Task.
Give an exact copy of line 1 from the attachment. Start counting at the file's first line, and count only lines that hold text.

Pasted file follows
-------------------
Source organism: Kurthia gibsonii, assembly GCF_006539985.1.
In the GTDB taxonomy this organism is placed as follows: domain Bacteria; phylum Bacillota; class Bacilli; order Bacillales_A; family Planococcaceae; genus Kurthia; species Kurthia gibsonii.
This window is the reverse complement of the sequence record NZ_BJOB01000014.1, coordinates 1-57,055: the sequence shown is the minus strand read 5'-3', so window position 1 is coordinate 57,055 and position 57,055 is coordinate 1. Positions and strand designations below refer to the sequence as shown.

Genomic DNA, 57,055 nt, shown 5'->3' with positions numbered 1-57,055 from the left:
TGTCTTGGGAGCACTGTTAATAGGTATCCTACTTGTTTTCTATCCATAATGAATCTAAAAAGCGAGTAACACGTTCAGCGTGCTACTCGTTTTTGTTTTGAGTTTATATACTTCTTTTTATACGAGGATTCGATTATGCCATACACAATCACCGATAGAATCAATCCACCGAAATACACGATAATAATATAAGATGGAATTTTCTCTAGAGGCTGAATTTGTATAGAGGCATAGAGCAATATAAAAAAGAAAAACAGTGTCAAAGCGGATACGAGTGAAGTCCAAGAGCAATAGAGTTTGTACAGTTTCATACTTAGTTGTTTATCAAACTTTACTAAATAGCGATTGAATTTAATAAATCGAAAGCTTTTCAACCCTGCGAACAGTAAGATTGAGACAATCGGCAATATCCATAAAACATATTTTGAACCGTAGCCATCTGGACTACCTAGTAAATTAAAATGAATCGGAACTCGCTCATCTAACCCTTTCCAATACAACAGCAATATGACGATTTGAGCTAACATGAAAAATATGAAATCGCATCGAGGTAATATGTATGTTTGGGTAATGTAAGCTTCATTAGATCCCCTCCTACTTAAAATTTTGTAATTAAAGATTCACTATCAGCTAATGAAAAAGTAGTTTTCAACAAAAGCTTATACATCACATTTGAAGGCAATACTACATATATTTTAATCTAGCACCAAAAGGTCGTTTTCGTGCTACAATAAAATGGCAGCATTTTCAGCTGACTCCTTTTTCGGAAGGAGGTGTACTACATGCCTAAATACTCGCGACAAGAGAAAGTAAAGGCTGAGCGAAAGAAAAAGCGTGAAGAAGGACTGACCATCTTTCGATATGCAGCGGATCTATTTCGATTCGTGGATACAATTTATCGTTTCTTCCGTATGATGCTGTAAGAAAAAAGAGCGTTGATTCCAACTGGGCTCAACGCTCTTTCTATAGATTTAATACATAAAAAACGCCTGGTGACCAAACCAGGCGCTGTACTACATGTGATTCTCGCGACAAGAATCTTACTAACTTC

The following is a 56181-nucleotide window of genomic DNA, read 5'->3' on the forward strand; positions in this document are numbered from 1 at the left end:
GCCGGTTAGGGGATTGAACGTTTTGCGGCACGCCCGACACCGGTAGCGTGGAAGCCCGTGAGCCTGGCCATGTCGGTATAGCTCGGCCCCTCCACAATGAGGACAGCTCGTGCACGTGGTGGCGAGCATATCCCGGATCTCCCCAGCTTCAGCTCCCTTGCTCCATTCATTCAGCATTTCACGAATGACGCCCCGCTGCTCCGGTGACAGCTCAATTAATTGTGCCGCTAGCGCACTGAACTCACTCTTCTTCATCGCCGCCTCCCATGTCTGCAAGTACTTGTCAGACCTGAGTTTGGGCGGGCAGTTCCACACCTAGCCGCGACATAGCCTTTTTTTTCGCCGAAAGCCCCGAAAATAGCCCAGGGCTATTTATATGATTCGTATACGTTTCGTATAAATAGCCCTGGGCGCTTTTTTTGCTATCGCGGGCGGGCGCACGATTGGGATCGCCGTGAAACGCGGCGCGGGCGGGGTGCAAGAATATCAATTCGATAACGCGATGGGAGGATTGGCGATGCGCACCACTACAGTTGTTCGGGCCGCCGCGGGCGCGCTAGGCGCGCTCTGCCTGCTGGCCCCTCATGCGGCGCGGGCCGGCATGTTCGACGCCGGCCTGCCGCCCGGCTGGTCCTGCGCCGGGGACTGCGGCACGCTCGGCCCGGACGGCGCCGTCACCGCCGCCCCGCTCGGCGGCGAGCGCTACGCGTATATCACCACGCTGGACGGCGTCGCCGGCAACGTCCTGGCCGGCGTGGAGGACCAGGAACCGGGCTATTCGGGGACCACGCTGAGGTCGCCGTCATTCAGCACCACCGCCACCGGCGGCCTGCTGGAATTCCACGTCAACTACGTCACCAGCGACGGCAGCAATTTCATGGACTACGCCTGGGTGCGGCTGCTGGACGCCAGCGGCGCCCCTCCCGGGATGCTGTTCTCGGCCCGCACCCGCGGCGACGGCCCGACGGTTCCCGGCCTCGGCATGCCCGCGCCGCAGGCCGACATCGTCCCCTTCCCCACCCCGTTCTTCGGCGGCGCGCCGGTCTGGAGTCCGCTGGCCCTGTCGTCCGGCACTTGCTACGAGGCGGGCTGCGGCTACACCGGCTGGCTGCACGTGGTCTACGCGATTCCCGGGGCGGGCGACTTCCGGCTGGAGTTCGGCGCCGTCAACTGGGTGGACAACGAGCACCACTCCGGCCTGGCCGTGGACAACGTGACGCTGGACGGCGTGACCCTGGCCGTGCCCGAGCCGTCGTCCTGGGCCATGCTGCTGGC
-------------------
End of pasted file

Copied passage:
Source organism: Kurthia gibsonii, assembly GCF_006539985.1.